The National  Memo Logo

Smart. Sharp. Funny. Fearless.

Monday, December 09, 2019 {{ new Date().getDay() }}

By David DeBolt, San Jose Mercury News

NAPA, Calif. — Power is back on citywide, business is trickling back into downtown, and the first day of school arrives Wednesday. As life in some sense returns to the North Bay after Sunday’s magnitude-6.0 earthquake and the subsequent days of emergency recovery, residents in Napa, Vallejo and American Canyon are taking stock of the damage, and asking: How much will it cost to repair and rebuild?

They aren’t finding a quick answer.

The estimates, by some accounts, could be in the hundreds of millions. But local, state and federal officials meeting Tuesday to tally up the damage left behind from Sunday’s earthquake faced obstacles to getting a clear figure, Napa County Supervisor Mark Luce said.

Some buildings, including the Napa municipal courthouse, remain too dangerous to enter, so no one knows the actual damage. Leaders have sent out surveys to private companies, but have not heard back from many, Luce said. And aftershocks that shook the region Tuesday meant further evaluation of some structures might be needed.

Half of the region’s wineries responding to a survey reported total damages estimated at $38 million. The threshold for the region to qualify for federal relief is $55 million, the amount of public buildings in the region that are not covered by insurance, Luce said.

“It’s one thing to know if you have damage, it’s another thing to know the estimate,” Luce said. “Most people are still picking up the glass. I don’t want to venture a guess cause I’ll be eating my words.”

In Napa, the number of buildings with red tags, signaling that they are uninhabitable, rose to 103, and 20 more were expected to be added to the list late Tuesday, officials said. Another 500 were yellow-tagged, meaning they could be entered for recovery and cleanup, but were not safe to inhabit until repairs were made.

In Vallejo, initial damage estimates were at $5.2 million, but that figure is expected to grow. Twelve buildings were red-tagged and another 75 were yellow-tagged.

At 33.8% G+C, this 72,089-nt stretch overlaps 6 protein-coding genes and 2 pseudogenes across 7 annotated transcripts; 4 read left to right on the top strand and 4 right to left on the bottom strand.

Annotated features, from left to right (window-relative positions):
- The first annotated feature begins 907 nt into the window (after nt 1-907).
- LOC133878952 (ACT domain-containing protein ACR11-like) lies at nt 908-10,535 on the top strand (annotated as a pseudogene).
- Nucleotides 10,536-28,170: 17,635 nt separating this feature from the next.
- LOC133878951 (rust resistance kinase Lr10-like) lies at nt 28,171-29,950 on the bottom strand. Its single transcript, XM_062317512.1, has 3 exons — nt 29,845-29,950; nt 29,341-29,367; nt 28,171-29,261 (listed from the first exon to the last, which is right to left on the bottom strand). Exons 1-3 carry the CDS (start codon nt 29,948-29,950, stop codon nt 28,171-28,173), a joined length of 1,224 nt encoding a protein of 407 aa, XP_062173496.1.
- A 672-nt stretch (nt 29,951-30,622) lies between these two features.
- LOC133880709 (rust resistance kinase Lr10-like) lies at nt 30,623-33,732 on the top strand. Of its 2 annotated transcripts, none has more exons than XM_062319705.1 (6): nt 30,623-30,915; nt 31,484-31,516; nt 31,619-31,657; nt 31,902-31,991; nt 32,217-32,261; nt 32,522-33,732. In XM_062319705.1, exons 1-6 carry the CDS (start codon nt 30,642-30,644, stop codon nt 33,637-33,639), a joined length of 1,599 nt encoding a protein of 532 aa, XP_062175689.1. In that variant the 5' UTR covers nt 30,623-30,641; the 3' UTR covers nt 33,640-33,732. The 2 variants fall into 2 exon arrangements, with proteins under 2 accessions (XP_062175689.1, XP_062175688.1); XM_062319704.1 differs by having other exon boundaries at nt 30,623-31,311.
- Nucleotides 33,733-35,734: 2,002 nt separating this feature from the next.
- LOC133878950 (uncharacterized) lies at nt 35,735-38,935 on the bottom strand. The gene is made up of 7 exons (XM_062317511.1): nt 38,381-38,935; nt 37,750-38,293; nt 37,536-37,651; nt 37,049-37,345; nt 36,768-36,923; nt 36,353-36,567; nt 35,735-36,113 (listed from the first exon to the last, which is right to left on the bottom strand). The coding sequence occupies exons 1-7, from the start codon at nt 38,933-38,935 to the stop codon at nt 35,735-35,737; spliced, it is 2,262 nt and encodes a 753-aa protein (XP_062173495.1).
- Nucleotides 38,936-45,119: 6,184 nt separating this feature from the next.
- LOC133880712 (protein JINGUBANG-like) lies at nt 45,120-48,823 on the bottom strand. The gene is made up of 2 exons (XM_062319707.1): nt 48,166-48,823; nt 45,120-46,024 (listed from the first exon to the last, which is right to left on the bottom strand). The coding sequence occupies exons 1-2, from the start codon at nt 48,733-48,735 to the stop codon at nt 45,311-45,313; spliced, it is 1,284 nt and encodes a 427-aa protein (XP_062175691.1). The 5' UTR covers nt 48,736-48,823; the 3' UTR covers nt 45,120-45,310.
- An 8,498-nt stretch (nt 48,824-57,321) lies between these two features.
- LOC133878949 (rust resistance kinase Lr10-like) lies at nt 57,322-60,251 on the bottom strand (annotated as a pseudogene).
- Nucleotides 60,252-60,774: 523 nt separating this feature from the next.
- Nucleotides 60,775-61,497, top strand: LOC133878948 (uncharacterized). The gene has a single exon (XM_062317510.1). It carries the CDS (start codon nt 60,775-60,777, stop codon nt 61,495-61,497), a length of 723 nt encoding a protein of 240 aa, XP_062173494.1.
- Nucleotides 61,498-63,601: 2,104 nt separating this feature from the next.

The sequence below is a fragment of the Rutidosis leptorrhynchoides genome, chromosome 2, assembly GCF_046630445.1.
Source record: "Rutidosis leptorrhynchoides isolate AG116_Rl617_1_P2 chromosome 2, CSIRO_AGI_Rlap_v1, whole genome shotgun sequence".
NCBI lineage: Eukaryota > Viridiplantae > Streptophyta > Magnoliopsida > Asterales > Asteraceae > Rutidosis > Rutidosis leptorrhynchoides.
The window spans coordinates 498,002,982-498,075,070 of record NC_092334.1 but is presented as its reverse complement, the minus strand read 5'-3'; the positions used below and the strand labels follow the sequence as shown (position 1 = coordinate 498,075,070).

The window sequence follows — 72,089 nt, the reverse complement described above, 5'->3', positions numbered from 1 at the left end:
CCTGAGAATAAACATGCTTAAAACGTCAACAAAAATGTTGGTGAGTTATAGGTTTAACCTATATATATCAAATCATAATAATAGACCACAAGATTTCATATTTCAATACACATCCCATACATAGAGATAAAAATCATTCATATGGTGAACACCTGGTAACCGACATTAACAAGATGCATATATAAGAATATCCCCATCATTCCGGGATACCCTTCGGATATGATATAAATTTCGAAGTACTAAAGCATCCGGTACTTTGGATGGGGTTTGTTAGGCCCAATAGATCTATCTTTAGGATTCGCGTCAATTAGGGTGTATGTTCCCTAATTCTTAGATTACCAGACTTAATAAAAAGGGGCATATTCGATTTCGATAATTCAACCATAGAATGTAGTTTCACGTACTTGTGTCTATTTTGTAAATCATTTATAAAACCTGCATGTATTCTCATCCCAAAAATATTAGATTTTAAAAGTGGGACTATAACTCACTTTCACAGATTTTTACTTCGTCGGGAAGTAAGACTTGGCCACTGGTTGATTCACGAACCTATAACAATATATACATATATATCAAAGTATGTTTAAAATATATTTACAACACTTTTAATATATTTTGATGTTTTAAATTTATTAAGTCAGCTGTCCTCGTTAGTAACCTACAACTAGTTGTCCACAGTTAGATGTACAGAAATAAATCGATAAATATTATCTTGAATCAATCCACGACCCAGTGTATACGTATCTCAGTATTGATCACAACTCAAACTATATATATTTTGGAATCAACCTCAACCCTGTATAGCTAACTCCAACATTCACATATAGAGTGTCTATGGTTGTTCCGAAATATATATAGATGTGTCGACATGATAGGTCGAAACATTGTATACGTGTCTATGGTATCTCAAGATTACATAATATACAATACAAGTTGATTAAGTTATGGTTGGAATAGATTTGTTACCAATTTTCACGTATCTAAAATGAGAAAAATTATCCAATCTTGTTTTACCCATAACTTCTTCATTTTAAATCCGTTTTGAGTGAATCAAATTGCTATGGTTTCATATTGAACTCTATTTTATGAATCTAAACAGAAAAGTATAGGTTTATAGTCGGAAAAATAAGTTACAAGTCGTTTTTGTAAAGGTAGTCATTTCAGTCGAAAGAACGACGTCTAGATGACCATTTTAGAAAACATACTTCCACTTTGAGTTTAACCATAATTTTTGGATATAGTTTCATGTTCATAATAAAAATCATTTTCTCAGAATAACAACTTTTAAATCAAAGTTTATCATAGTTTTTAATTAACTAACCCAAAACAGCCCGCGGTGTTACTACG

In the coming days, Napa’s downtown, depending on the block, will be surrounded by fences or frequented by diners. One thousand feet of fencing has been ordered to be put up near crumbling buildings, which could include the post office, historic courthouse, Goodman Library and multiple structures on Brown Street. Turn a corner onto Main Street, however, and several businesses are welcoming customers.

“They keep opening up,” Napa Mayor Jill Techel said. “Every time I walk down the street, there’s a new store open.”

Meanwhile, more Earth shaking returned to the region Tuesday morning — a 3.9-magnitude jolt at 5:33 a.m. and three other aftershocks within a little more than one hour, causing cracks in area highways. In all, 80 aftershocks have been recorded in the major quake’s wake, the U.S. Geological Survey reported.

The number of those injured rose by one to 209. A woman hit in the head by debris during the earthquake but who did not go to the hospital suffered a seizure Monday evening and underwent surgery, according to city officials.

Officials closed lanes on Highways 29 and 37 on Tuesday to repair damage exacerbated by the aftershocks.

Crews were working in Napa and Vallejo to repair dozens of reported water line breaks.

After two days of canceled classes, Napa Valley Unified School officials said that schools would be open on Wednesday.

AFP Photo/Josh Edelson

Start your day with National Memo Newsletter

Know first.

The opinions that matter. Delivered to your inbox every morning

Reprinted with permission from MediaMatters

The Atlantic staff writer Adam Serwer has a must-read new piece, "Trump's Plans for a Coup Are Now Public," really examining the scope of former President Donald Trump's multiple attempts to overthrow the results of the 2020 election.

Putting these pieces together becomes especially important in light of the newly revealed memo by Trump attorney John Eastman, who proposed that Vice President Mike Pence should have unilaterally refused to count Joe Biden's Electoral College votes — or even have just declared Trump the winner — at the joint session of Congress on January 6.

Keep reading... Show less

Mark Meadows


The House of Representatives select committee investigating the events of January 6 issued subpoenas on Thursday to former White House Chief of Staff Mark Meadows and three other allies of former President Donald Trump.

These are the first subpoenas announced by the committee and represent its intensifying interest in what transpired in the White House before and during the assault on the Capitol.

Keep reading... Show less
x
{{ post.roar_specific_data.api_data.analytics }}